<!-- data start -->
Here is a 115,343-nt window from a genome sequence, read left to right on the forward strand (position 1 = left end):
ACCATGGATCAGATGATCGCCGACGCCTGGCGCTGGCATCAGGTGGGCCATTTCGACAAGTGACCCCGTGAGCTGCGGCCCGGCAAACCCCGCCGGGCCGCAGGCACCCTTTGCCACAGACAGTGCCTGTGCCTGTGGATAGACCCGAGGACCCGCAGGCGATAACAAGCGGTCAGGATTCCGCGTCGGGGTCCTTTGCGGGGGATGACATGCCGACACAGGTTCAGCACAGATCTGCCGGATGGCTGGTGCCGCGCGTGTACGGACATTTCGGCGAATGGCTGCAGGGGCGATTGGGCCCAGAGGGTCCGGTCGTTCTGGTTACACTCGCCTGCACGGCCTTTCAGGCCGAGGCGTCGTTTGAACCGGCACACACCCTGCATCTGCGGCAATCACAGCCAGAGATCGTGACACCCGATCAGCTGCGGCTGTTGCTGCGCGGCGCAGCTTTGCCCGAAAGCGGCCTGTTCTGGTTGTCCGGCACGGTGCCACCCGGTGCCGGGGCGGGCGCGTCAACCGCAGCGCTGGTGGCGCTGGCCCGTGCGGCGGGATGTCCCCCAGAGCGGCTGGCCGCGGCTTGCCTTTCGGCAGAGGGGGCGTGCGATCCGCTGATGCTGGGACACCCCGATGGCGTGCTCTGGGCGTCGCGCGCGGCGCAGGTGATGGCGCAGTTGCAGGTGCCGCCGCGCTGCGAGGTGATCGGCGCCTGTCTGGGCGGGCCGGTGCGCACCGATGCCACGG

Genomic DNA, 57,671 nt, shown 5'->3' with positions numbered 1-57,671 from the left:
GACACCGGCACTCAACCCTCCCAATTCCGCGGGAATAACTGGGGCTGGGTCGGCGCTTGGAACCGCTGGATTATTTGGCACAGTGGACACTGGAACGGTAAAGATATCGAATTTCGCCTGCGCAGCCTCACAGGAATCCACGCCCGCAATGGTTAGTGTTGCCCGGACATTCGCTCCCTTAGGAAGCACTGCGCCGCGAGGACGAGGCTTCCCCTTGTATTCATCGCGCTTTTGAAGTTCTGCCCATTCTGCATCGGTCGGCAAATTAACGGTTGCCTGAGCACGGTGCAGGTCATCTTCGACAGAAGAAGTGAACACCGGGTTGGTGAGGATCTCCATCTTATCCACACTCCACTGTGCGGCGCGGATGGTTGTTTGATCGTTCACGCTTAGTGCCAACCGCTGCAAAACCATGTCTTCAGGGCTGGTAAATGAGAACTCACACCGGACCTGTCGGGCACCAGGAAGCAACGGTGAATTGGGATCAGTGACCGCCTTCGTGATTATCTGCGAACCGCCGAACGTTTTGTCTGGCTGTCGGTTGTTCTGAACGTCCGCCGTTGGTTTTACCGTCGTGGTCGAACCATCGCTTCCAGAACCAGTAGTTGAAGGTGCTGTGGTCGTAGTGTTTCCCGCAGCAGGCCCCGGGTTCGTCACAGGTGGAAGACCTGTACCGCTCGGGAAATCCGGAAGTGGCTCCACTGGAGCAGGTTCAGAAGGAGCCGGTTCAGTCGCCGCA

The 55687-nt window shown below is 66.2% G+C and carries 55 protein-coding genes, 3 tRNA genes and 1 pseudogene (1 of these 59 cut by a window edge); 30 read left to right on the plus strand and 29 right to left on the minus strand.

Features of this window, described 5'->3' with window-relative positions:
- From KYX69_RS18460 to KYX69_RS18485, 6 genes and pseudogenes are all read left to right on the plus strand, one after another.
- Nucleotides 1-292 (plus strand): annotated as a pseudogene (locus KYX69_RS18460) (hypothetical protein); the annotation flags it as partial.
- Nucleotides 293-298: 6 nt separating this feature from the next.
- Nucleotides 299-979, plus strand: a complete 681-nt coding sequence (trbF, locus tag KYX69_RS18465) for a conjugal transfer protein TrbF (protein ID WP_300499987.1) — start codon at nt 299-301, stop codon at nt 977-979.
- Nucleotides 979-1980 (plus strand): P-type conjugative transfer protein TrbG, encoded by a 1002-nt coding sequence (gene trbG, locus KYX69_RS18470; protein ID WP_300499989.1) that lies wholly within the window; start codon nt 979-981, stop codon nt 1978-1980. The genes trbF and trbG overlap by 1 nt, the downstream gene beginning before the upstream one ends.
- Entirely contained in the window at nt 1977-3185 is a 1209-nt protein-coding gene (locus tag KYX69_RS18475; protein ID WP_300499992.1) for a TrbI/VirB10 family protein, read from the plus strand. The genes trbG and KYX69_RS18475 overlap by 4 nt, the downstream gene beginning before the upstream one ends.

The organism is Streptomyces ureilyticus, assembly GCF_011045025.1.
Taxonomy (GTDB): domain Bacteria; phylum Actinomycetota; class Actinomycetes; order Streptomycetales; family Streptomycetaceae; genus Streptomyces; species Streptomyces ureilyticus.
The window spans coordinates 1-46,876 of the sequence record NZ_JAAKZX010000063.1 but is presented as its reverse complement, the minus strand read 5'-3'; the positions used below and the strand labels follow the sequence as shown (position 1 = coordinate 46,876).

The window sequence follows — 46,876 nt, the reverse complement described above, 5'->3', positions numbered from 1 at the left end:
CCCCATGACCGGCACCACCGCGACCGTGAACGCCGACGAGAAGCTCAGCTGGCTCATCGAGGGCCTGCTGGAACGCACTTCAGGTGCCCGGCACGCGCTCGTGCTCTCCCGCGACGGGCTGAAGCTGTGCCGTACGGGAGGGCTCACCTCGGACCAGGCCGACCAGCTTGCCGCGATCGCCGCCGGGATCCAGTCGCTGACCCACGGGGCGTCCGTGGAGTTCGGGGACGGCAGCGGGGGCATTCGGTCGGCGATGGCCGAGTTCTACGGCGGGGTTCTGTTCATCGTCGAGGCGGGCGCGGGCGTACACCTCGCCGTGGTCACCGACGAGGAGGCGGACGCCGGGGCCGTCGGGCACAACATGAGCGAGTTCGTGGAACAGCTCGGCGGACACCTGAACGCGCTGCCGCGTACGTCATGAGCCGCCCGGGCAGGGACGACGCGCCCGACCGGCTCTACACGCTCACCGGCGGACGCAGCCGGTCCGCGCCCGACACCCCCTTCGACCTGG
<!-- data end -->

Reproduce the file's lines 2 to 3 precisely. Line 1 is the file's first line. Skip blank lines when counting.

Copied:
ACCATGGATCAGATGATCGCCGACGCCTGGCGCTGGCATCAGGTGGGCCATTTCGACAAGTGACCCCGTGAGCTGCGGCCCGGCAAACCCCGCCGGGCCGCAGGCACCCTTTGCCACAGACAGTGCCTGTGCCTGTGGATAGACCCGAGGACCCGCAGGCGATAACAAGCGGTCAGGATTCCGCGTCGGGGTCCTTTGCGGGGGATGACATGCCGACACAGGTTCAGCACAGATCTGCCGGATGGCTGGTGCCGCGCGTGTACGGACATTTCGGCGAATGGCTGCAGGGGCGATTGGGCCCAGAGGGTCCGGTCGTTCTGGTTACACTCGCCTGCACGGCCTTTCAGGCCGAGGCGTCGTTTGAACCGGCACACACCCTGCATCTGCGGCAATCACAGCCAGAGATCGTGACACCCGATCAGCTGCGGCTGTTGCTGCGCGGCGCAGCTTTGCCCGAAAGCGGCCTGTTCTGGTTGTCCGGCACGGTGCCACCCGGTGCCGGGGCGGGCGCGTCAACCGCAGCGCTGGTGGCGCTGGCCCGTGCGGCGGGATGTCCCCCAGAGCGGCTGGCCGCGGCTTGCCTTTCGGCAGAGGGGGCGTGCGATCCGCTGATGCTGGGACACCCCGATGGCGTGCTCTGGGCGTCGCGCGCGGCGCAGGTGATGGCGCAGTTGCAGGTGCCGCCGCGCTGCGAGGTGATCGGCGCCTGTCTGGGCGGGCCGGTGCGCACCGATGCCACGG

Genomic DNA, 57,671 nt, shown 5'->3' with positions numbered 1-57,671 from the left: